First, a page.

Of the 80 mosquito species found in Florida, approximately 30 species can be found in Okaloosa County, and to the trained eye, each one looks as different as a poodle and a starfish. Adult mosquitoes vary widely in size, color, active range, feeding habits, larval ecosystem and range in length from 1/8 inch to 1-1/2 inches. 

The Asian Tiger Mosquito (Aedes albopictus) shown above, is common around homes since its invasion into Okaloosa County, and is one of the smaller mosquitoes. Unlike most other mosquitoes, they are voracious day biters.  Most other species feed at dusk or dawn or if disturbed from resting in daylight hours.  While Ae. albopictus is a huge nuisance; it deserves some credit for the control of malaria in Florida.  Ae. albopictus competes with the malaria vector Ae. aegypti for breeding sites and has nearly pushed them out of the State.  Other mosquitoes you may find in your yard or home are usually bigger than Ae. albopictus.  Mosquitoes share similar habits, but each has a distinct lifestyle. Fortunately, not very many of these species are major pests or disease vectors.

Mosquitoes that carry diseases (referred to as disease vectors) that are commonly found in Okaloosa County are:

Genus Abbreviations – Aedes-Ae., Anopholes-An., Culiseta-Cs., Coquillettidia-Cq., Culex-Cx., Psorophora-Ps., Mansonia-Ms.

Dengue Saint Louis Encephalitis (SLE)
Ae. albopictus Cx. nigripalpus
Malaria Cx. quinquefaciatus
An. quadrimaculatus Cx. salinarius
An. crucians West Nile Virus
An. punctipennis Ae. venaxs
Eastern Equine Encephalitis (EEE) Cx. restuants
Ae. vexans Cx. nigripalpus
Cs. melanura – infects birds not humans Cx. quinquefasciatus
Cq. perturbans Cx. salinarius
Ae. canadensis Yellow Fever
Ae. solicitans Ae. albopictus
Cx. nigripalpus Chikungunya
Cx. quinquefaciatus Ae. albopictus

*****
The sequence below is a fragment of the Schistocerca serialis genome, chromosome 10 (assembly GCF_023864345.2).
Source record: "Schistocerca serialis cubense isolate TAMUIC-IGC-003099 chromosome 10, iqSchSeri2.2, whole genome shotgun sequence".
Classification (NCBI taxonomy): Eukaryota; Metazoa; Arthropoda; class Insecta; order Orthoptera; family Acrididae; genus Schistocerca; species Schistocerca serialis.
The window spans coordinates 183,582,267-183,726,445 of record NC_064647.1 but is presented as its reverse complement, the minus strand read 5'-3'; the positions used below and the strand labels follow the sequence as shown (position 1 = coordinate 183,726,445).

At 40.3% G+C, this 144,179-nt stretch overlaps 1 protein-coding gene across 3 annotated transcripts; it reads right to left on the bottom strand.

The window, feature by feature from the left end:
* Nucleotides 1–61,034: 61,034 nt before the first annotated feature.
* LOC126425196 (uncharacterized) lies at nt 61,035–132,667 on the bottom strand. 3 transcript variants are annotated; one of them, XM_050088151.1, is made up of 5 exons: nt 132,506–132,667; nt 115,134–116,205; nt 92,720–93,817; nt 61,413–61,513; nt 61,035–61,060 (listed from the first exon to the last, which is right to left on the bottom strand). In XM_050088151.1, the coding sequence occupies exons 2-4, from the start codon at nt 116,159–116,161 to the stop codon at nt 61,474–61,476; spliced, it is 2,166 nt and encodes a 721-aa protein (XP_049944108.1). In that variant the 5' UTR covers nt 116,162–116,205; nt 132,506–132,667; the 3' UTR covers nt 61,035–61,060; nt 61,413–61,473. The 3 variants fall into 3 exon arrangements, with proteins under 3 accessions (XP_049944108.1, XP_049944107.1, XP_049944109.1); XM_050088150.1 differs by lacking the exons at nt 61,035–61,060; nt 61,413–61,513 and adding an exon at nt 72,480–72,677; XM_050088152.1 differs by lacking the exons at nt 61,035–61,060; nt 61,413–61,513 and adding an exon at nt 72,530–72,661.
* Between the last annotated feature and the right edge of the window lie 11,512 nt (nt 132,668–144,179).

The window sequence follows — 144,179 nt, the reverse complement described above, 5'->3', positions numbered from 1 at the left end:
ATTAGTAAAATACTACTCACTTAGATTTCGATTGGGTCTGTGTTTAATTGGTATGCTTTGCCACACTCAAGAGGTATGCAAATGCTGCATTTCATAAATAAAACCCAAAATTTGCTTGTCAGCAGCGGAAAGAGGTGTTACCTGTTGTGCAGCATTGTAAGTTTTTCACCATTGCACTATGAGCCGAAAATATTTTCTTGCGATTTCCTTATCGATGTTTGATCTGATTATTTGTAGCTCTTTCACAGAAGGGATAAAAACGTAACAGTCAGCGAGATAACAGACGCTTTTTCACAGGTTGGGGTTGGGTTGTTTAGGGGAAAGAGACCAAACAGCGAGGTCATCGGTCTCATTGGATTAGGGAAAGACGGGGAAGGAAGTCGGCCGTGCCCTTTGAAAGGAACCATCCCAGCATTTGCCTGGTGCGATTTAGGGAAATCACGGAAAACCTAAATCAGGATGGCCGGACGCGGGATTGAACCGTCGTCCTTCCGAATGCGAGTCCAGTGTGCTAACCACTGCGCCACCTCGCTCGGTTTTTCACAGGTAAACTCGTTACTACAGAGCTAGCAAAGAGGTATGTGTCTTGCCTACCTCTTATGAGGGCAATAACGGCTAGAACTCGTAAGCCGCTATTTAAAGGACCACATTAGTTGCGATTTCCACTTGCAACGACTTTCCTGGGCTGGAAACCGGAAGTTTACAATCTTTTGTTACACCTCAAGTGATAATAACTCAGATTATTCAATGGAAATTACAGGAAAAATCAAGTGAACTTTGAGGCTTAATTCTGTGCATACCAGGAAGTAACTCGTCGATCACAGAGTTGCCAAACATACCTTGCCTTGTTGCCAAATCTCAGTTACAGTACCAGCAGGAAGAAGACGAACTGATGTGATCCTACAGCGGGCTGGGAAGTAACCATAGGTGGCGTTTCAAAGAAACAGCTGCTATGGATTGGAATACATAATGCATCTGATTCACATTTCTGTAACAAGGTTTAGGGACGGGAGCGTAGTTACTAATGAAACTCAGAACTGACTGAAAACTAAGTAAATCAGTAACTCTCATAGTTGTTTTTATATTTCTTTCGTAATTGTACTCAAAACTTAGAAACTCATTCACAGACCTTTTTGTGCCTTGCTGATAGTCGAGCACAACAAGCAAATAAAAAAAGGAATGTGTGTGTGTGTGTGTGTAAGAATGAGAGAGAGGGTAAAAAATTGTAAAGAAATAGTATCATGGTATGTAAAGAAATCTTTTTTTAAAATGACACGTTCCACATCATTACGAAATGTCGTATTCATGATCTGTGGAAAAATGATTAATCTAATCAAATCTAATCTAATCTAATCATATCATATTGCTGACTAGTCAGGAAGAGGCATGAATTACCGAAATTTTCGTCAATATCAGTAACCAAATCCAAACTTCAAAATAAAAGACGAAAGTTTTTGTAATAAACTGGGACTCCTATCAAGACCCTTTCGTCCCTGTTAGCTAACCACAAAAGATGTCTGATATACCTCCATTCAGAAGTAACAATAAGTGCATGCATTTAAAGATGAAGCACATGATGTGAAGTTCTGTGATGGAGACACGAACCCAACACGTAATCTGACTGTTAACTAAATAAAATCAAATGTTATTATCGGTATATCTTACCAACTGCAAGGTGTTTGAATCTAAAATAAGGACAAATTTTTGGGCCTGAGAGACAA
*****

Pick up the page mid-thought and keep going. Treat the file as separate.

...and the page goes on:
Ae. mitchellae Dog Hearthworm
Cx. erraticus Ae. sollicitans
Ms. titillans  
Zika Virus Ae. vexans
Ae. albopictus Cx. quinquefasciatus

If you live in Okaloosa County or anywhere in Florida, there is no way to escape contact with mosquitoes.  Please use the information on this website to become familiar with these pests, your options for avoidance and County Control Measures.  Please keep in mind, there is no way to completely eradicate the mosquito without irreparable harm to the environment. 

The most prudent alternative to eradication is control.  The Okaloosa County Mosquito Control District employs ten employees; one Director, one Supervisor, one Foreman, one Surveillance Specialist and six technicians..  The District mosquito control measures are based on integrated pest management.  The USEPA defined Integrated Pest Management (IPM) as follows:  “IPM is an effective and environmentally sensitive approach to pest management that relies on a combination of common-sense practices. IPM programs use current, comprehensive information on the life cycles of pests and their interaction with the environment. This information, in combination with available pest control methods, is used to manage pest damage by the most economical means, and with the least possible hazard to people, property, and the environment.”